The “SBJT” Forum -- By: Anonymous

Journal: Southern Baptist Journal of Theology
Volume: SBJT 12:2 (Summer 2008)
Article: The “SBJT” Forum
Author: Anonymous

The “SBJT” Forum

SBJT: Why should Baptists be interested in the life and thought of Augustine?

Chad Brand:1 Anyone who knows much about Augustine (A.D. 354-430) might wonder what indeed he has to do with Baptists at all. And we would certainly want to emphasize the contrasts as well as the similarities. The African Father inherited a tradition of ecclesiology from people such as Cyprian upon which he based his work, even further developing that approach, an approach we now associate with Roman Catholicism and its close relatives such as Orthodoxy, and to a lesser extent Anglicanism. He made a case for such practices as universal infant baptism and even a prototypical form of inquisition, both of which are abhorrent to Baptists. Interestingly, though, his final views on baptism stemmed from his evangelicalism, and not merely from liturgical or moralistic notions. And his desire to see imperial forces aid in ending the Donatist system grew from his genuine conviction that the schismatics were damning the souls of their communicants. (By the way, we still reject both practices.) Yet, Augustine has much to contribute to Baptists today. I will note briefly three items for consideration.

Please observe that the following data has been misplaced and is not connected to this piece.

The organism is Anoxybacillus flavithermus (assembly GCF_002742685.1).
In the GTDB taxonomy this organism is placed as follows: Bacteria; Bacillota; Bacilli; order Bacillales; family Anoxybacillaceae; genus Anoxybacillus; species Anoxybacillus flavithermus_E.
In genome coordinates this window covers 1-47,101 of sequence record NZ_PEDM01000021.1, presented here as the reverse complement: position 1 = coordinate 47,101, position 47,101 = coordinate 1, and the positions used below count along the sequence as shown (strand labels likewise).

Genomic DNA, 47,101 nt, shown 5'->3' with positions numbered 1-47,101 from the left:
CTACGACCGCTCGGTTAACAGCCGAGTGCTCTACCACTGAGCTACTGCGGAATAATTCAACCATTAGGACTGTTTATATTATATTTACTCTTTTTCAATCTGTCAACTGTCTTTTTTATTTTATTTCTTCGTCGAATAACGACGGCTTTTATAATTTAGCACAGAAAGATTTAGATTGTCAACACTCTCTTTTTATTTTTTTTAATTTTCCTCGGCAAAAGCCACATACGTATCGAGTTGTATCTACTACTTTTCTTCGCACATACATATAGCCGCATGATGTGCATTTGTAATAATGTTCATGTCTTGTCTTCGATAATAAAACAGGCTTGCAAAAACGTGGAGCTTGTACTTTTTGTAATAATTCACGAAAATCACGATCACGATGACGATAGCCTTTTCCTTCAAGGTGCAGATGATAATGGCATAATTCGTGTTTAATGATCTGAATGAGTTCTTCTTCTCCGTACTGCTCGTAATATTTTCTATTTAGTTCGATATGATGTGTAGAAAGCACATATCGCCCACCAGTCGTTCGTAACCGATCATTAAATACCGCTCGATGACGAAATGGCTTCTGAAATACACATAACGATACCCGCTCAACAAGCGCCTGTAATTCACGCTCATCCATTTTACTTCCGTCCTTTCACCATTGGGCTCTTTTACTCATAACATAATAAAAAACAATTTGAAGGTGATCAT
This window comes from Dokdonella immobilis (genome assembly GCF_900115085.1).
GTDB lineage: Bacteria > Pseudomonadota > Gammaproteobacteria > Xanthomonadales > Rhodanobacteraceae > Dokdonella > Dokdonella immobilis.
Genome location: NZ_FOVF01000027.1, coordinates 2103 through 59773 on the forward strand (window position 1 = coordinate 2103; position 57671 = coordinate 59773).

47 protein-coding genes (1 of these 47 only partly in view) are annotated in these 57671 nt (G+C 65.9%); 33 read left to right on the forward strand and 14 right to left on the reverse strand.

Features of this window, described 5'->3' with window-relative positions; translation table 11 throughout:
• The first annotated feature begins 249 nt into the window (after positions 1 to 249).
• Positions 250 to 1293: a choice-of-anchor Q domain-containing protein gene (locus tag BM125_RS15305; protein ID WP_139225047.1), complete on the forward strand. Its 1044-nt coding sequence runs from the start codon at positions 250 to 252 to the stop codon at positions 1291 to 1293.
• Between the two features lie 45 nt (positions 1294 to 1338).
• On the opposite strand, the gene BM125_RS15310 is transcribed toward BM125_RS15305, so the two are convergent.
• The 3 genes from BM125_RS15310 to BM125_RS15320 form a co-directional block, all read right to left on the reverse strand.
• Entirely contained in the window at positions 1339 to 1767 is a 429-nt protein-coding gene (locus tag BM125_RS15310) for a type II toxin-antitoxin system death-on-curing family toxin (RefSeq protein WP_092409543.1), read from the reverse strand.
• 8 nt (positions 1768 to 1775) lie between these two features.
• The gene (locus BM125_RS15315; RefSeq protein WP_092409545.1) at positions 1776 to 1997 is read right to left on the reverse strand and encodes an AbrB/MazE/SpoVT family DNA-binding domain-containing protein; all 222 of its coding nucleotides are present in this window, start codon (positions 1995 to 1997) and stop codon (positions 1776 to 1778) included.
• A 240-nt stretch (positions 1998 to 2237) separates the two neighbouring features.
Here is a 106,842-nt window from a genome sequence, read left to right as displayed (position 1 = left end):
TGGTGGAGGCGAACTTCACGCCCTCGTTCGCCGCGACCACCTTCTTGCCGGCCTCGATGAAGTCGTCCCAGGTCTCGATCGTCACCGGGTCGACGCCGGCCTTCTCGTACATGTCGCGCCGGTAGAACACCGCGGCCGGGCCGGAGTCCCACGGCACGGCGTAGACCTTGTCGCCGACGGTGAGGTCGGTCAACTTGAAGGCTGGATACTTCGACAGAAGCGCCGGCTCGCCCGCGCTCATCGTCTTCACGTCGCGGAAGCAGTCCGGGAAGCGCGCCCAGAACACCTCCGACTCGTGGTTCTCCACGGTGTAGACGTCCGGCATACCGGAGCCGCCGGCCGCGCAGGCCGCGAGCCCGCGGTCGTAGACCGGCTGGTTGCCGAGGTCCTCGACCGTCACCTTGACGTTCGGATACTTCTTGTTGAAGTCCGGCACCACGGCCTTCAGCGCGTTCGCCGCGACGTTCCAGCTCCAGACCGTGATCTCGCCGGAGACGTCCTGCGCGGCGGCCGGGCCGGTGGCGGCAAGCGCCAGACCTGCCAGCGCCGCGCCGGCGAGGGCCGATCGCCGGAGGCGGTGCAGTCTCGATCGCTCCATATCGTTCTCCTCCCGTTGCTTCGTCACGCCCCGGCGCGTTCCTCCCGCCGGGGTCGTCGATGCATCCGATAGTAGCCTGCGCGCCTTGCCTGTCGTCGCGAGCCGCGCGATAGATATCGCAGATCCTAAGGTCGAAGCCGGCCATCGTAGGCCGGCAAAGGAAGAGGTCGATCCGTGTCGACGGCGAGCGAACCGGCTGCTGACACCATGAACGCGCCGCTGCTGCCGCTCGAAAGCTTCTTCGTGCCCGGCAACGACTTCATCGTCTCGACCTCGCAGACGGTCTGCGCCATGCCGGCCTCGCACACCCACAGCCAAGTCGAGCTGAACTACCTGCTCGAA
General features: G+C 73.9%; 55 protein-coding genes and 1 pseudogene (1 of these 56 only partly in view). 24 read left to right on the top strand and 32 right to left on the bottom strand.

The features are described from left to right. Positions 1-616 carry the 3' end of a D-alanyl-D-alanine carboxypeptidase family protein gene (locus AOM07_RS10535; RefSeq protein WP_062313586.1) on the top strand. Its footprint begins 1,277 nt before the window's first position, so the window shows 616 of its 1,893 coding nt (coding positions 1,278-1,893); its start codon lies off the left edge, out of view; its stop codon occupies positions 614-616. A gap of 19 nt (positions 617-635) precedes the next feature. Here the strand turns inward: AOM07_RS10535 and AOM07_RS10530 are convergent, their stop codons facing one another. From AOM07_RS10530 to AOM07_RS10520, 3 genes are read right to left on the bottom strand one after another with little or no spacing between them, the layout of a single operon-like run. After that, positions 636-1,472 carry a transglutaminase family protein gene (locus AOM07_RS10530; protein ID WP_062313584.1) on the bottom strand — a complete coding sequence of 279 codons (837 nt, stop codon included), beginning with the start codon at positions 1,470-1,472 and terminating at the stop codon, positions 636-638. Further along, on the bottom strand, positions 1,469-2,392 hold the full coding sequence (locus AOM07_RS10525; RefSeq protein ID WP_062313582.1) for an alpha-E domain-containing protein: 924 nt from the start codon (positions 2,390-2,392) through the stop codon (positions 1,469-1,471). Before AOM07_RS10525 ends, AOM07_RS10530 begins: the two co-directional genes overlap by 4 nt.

First, Augustine may have been the first consistently evangelical theologian since Paul (though Athanasius came close). The post-NT period was marked by writers whose primary focus was moralism, largely due to defections from the church caused by persecution. Though they may have experienced grace, these thinkers tended not to say much about it. Athanasius addressed this problem to a degree in his Trinitarian treatment of salvation by noting that God must be law-giver, law-keeper, and law-enabler. But he still fell short of explicating the genuine evangel. But by 396 in his work addressed to Simplicianus, Augustine is noting that the problem is sin and the solution is God’s grace extended freely through the cross. That notion was expanded in his Confessions (ca. 400), and developed fully in his anti-Pelagian works (ca. 412-421). Though he never fully rejected the tradition that grace comes through the church, in these writings he explicates the notion, seemingly to us to contradict the Cyprianic understanding, that grace comes immediately to the soul through Christ by faith. In later years Augustine wrote his Retractations, a volume in which he specified all the ways he had changed his mind on various issues. One wonders whether, had he lived longer, he might have eventually rejected the Cyprianic understanding of grace extended through the church and adopted a more Lutheran or Calvinian way of articulating the con-

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